I have been dreading having to do laundry. We have accumulated a good load. I was able to get everything sorted on the boat and into bags then the trip began: first into the dinghy, and then up the cement wall, then to the car. I will tell you this; although I continued to avoid doing laundry all week, if at all possible do not do laundry in the late morning in Hawaii. I was cook'n! While our four loads were sloshing away, I was able to get on the internet for the first time. I was disappointed to learn that if you are not on your hotmail account in a 30 day period they delete all of your messages. Everything gone! I just may need to switch to a new server. Someone said yahoo accounts are good for six months. I was able to send out a generic email to everyone to let them know we are good and having fun. I was also able to update the website, but not with all the pictures. While I worked on laundry and internet stuff, Jon was back at the boat working on our rudder shaft. Small drip. No worries. Just maintenance, but time consuming all the same. Wade and I went and did a few more errands before heading back to the boat. By mid afternoon, I was done. Jon and I jumped in the car and went for a snorkel at a nearby beach. There was fresh water mixing with the ocean from underground and fresh water cenotes. Believe it or not a bit cold. Not like Canadian waters, but cold. We swam around. Not a lot of fish or choral to see, but turtles! Everywhere! A little freaky at times because they would be all around you, but awesome too! J I really enjoyed the up close look at the turtles. I would definitely go back!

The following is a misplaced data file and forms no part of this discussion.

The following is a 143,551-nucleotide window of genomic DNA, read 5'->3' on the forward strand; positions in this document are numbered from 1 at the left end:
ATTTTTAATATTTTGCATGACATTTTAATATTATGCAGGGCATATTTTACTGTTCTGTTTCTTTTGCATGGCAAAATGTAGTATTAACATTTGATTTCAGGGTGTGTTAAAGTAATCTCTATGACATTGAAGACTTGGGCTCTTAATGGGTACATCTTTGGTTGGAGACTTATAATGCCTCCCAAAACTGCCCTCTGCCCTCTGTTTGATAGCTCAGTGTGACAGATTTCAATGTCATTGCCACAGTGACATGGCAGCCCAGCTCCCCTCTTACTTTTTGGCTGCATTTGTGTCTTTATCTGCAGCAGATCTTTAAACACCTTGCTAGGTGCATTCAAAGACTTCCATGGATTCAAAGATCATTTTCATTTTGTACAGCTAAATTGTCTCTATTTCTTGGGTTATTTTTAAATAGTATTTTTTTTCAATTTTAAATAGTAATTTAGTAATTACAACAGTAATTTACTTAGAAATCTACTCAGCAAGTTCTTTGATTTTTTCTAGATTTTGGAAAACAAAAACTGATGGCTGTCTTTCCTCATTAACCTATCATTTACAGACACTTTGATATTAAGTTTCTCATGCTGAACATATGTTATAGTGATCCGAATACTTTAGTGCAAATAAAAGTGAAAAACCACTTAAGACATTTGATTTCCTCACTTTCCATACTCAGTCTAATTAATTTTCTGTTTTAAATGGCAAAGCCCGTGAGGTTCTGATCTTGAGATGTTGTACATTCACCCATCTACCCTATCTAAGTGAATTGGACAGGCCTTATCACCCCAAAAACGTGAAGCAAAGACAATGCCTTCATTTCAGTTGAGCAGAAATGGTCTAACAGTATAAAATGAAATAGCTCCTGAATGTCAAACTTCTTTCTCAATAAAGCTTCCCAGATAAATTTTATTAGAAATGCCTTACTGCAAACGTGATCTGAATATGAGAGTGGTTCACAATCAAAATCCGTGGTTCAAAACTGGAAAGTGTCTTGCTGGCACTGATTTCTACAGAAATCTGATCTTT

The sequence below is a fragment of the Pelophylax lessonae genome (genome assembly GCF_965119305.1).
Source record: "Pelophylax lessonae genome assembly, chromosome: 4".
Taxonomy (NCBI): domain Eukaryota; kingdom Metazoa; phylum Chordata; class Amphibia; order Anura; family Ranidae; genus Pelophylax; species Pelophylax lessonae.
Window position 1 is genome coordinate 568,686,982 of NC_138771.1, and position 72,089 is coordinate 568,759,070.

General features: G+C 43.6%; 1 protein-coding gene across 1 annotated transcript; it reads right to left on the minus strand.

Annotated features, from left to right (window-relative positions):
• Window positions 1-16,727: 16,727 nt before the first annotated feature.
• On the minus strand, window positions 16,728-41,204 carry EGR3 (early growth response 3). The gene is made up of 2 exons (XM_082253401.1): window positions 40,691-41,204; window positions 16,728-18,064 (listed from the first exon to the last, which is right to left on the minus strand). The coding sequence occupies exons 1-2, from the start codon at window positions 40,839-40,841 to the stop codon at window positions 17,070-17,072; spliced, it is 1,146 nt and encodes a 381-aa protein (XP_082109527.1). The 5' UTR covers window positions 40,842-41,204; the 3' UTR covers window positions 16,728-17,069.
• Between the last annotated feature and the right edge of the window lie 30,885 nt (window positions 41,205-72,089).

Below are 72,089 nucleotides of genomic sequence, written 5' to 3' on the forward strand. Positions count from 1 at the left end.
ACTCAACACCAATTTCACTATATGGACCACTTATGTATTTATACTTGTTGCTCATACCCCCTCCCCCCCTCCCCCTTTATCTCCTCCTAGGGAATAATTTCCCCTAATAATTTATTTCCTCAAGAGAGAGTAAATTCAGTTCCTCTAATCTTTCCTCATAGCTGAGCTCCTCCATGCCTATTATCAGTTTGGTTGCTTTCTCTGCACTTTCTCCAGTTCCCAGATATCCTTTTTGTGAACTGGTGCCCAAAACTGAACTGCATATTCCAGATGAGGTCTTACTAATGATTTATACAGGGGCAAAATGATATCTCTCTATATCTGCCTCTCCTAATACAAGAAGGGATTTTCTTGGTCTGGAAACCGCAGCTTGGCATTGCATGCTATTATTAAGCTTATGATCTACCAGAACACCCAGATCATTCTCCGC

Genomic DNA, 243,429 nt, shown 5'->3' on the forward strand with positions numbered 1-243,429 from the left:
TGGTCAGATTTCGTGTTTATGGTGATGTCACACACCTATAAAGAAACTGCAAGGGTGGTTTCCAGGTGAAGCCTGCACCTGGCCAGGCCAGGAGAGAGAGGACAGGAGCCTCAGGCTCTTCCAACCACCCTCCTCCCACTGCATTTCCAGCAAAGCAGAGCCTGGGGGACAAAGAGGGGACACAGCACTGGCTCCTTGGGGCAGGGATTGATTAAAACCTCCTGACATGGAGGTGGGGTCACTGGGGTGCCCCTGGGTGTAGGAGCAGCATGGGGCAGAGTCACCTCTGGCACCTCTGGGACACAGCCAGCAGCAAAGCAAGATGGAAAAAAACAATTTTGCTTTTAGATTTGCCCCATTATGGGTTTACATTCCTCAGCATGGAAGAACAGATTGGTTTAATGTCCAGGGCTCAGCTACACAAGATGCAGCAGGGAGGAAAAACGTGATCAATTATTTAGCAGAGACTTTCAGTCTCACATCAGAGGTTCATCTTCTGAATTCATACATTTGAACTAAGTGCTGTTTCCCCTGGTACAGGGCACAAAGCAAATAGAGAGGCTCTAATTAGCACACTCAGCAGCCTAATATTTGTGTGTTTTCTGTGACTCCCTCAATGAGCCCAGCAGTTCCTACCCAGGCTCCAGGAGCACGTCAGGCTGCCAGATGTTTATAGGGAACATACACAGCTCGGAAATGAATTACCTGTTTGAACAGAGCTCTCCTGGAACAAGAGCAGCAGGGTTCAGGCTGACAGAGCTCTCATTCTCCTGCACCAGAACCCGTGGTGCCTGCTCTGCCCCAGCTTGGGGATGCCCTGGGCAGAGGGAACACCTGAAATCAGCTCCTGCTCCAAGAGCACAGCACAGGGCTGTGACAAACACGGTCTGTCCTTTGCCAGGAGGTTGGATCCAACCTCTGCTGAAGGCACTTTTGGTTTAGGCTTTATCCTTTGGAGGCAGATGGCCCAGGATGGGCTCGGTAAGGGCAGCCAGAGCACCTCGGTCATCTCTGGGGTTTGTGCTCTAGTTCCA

Caught in the act! Oops!
Don't get too close! They look cute, but they bite!
Friday, December 1st, 2006
Jon and I headed out early for a boo around again. Wade has hurt his foot while helping fellow yahties tie their boat up to the wall. He decided to stay at the boat for some R and R and to rest up for our volcano tour where we would be doing a lot of walking. First on the list, we went back along the scenic route we had done the other day. This time was in the daylight, so we were able to stop and see the lava tube with a river running though it. Pretty neat. We then went on to Akaka Falls. A short walk around to see two falls. We wish we could have walked down to them but there was only a very high lookout. We then went downtown Hilo and went back to the Army surplus store and the Farmers market. Hawaii information center about how the islands were formed etc.. We had a sushi snack and headed down highway 11 to the Rainforest zoo.
Saturday, December 2nd, 2006
Today ended up being an errand day. We went to the Farmers Market. I had some internet time. We watched a movie on the boat. Not too exciting.